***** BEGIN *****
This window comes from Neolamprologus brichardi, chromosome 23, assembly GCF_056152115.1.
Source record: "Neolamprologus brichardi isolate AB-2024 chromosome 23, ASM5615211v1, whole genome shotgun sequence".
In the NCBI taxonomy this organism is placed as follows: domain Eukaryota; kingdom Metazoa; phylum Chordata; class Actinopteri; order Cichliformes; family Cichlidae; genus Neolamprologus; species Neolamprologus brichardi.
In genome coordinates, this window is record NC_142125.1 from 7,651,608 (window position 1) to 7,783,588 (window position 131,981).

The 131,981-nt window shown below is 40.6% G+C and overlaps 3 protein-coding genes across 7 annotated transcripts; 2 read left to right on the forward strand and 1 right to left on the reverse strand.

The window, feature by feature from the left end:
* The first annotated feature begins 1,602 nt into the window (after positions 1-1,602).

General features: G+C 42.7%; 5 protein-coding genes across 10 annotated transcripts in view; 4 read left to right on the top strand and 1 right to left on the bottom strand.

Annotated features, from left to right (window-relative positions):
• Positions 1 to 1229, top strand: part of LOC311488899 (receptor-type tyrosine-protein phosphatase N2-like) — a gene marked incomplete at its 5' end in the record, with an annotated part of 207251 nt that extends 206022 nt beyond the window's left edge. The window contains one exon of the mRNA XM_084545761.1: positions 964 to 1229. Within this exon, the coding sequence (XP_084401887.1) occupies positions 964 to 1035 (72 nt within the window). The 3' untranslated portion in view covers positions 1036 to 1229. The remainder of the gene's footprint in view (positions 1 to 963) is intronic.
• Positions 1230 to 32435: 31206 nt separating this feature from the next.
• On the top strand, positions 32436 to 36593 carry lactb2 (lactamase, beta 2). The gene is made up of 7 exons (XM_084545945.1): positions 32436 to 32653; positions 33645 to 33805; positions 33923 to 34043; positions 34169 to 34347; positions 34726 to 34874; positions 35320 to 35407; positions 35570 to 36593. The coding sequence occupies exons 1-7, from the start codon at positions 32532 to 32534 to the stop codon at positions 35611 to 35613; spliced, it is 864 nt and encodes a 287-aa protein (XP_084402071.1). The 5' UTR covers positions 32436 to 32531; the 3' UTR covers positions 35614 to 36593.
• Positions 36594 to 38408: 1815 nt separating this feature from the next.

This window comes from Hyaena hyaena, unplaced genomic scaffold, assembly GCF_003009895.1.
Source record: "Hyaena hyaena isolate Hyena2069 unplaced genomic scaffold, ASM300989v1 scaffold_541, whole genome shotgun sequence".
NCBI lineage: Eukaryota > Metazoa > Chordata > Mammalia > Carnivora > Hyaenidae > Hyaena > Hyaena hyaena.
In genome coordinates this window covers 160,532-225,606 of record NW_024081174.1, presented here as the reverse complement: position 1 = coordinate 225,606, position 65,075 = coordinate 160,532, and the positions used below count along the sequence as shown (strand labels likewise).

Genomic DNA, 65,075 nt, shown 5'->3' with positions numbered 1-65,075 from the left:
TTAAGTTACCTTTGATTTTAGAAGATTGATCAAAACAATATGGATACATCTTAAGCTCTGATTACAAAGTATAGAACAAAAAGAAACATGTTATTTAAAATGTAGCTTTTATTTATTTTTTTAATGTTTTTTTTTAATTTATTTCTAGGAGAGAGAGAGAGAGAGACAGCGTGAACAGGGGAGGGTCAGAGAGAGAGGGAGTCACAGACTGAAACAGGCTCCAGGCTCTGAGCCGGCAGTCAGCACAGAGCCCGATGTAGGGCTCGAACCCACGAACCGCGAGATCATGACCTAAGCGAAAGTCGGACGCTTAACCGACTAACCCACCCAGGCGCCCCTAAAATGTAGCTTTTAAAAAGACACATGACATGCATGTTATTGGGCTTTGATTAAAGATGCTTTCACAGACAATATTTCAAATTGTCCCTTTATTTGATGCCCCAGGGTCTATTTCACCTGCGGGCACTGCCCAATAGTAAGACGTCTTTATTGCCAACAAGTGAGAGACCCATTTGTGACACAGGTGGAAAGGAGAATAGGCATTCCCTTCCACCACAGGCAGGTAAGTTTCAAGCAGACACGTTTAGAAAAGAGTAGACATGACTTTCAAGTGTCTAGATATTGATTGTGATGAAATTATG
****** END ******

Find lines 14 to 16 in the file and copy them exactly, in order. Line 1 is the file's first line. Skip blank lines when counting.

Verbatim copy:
This window comes from Hyaena hyaena, unplaced genomic scaffold, assembly GCF_003009895.1.
Source record: "Hyaena hyaena isolate Hyena2069 unplaced genomic scaffold, ASM300989v1 scaffold_541, whole genome shotgun sequence".
NCBI lineage: Eukaryota > Metazoa > Chordata > Mammalia > Carnivora > Hyaenidae > Hyaena > Hyaena hyaena.